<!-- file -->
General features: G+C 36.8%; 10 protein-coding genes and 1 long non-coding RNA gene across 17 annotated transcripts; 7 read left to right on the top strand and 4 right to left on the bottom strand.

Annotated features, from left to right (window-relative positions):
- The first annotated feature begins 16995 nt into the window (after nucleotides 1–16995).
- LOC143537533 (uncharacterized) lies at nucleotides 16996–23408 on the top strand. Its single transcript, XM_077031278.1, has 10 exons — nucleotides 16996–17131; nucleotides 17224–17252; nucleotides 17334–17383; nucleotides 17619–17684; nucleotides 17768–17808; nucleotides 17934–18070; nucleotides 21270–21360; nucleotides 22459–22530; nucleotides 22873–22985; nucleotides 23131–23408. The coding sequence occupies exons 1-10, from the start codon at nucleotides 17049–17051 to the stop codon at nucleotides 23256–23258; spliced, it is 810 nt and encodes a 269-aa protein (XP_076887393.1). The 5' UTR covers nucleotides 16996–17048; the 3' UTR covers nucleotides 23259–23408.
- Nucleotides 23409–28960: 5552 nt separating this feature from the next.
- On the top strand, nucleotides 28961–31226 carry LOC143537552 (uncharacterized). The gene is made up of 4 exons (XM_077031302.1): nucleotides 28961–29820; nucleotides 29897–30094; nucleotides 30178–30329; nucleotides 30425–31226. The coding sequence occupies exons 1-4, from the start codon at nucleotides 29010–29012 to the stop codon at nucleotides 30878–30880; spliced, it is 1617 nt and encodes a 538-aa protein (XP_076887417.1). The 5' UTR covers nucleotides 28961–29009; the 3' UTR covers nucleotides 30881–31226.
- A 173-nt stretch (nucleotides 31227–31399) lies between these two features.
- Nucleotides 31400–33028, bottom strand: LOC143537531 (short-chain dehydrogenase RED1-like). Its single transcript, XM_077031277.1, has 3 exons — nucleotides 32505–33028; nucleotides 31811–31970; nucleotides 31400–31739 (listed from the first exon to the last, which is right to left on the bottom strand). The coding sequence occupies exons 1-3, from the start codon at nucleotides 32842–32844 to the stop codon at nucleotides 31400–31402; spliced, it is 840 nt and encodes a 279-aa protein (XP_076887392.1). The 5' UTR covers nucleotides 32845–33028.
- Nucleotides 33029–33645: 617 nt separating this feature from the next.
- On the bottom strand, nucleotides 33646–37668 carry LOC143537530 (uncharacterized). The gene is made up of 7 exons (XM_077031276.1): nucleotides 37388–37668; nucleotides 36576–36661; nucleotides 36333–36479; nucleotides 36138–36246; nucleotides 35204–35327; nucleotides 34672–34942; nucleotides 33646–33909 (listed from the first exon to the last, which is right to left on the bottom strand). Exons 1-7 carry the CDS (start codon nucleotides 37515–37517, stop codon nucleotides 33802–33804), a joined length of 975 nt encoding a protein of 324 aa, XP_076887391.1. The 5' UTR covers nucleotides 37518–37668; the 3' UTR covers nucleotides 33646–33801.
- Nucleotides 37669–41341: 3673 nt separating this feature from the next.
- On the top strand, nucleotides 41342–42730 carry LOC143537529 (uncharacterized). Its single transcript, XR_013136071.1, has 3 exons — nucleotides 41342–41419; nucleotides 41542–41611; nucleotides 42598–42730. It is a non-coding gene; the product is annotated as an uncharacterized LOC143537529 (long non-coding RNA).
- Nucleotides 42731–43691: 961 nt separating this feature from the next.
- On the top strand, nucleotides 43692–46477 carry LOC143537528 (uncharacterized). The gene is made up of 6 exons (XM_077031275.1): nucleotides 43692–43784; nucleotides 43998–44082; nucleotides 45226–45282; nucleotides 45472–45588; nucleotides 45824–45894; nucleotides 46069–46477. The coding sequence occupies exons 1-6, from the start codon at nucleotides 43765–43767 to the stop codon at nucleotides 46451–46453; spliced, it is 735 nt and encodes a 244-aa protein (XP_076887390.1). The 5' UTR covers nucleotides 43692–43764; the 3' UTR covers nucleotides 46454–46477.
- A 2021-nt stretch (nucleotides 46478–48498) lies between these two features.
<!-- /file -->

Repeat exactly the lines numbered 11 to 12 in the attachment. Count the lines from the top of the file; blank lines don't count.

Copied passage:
- Nucleotides 37669–41341: 3673 nt separating this feature from the next.
- On the top strand, nucleotides 41342–42730 carry LOC143537529 (uncharacterized). Its single transcript, XR_013136071.1, has 3 exons — nucleotides 41342–41419; nucleotides 41542–41611; nucleotides 42598–42730. It is a non-coding gene; the product is annotated as an uncharacterized LOC143537529 (long non-coding RNA).